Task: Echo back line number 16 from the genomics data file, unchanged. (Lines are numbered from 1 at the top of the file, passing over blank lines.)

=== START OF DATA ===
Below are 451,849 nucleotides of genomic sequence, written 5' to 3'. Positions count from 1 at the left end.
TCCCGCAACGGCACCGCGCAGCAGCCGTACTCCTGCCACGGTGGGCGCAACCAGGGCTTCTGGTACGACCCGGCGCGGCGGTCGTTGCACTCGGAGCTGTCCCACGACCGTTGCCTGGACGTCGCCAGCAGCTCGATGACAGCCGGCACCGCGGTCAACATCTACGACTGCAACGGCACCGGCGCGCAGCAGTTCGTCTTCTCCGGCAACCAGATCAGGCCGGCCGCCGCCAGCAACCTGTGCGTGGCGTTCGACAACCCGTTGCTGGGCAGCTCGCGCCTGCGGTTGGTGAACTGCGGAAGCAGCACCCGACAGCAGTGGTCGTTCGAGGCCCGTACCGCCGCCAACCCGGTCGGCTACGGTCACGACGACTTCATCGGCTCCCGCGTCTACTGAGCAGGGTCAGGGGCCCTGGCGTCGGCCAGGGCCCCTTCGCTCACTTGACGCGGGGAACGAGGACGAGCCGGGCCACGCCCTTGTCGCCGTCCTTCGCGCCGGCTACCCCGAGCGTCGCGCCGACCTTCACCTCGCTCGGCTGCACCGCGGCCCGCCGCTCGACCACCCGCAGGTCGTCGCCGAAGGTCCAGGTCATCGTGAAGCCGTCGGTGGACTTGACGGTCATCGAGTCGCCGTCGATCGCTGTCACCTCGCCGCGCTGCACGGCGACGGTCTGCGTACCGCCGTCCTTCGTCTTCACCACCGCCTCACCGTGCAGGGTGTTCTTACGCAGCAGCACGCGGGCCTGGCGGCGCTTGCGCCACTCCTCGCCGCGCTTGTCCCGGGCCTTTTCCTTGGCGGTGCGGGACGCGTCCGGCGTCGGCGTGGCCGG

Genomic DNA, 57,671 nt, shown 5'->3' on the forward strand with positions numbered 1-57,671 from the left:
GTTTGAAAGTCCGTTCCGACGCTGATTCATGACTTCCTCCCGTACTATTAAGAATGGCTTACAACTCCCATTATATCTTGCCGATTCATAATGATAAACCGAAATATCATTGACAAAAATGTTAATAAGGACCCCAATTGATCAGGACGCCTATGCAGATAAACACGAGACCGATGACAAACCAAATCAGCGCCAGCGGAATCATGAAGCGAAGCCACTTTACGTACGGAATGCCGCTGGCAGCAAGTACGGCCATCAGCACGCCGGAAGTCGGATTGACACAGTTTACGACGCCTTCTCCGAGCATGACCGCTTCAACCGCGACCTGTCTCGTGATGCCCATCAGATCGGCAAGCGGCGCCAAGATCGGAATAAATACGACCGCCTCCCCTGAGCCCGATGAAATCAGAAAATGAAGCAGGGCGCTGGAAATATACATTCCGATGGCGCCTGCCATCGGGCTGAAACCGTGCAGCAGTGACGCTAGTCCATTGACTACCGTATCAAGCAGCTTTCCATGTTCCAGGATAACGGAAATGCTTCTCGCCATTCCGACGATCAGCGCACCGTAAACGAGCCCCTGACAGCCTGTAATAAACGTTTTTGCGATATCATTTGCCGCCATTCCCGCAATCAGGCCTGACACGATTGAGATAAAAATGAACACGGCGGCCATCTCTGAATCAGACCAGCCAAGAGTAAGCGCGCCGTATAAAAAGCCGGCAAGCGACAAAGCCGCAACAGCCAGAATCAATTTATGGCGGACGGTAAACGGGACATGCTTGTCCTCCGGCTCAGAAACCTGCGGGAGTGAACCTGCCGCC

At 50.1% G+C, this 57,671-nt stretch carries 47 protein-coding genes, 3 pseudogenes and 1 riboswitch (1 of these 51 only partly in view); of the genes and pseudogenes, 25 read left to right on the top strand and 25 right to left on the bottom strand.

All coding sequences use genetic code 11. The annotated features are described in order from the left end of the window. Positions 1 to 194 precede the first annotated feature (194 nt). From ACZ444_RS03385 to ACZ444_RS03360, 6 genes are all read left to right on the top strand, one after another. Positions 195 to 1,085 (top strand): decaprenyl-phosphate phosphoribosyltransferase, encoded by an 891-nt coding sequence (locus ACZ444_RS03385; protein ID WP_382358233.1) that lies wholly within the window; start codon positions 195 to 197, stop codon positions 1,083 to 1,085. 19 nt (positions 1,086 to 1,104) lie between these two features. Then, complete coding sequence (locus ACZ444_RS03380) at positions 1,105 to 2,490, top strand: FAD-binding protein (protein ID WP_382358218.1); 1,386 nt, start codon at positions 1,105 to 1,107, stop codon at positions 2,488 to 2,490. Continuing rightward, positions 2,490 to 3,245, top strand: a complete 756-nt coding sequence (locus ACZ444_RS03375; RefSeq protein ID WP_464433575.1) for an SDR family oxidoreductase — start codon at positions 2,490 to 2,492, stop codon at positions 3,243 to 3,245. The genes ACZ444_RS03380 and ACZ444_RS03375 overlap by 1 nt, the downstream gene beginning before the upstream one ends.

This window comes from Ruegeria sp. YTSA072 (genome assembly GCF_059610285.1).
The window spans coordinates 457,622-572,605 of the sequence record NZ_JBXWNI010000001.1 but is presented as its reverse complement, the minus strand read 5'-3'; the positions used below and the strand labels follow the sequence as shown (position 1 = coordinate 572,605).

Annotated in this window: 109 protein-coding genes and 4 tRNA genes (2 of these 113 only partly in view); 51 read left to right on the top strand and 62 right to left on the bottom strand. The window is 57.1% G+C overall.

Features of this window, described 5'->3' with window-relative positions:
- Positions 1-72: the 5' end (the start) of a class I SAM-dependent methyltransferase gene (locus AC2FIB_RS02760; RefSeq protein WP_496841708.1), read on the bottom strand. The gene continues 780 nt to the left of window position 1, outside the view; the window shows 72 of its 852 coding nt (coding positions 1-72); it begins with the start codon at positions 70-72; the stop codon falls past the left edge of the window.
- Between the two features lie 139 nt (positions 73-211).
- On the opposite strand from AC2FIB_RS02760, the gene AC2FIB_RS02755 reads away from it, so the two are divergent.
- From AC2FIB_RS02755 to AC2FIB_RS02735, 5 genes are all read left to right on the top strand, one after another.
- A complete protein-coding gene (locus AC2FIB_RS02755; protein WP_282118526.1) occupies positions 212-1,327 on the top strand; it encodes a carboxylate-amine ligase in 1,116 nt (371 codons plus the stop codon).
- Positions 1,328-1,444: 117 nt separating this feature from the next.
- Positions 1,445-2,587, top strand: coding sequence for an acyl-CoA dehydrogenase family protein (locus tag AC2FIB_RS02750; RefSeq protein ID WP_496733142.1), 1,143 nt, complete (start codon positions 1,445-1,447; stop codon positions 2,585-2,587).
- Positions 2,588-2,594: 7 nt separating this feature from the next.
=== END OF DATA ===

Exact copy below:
- Positions 1,328-1,444: 117 nt separating this feature from the next.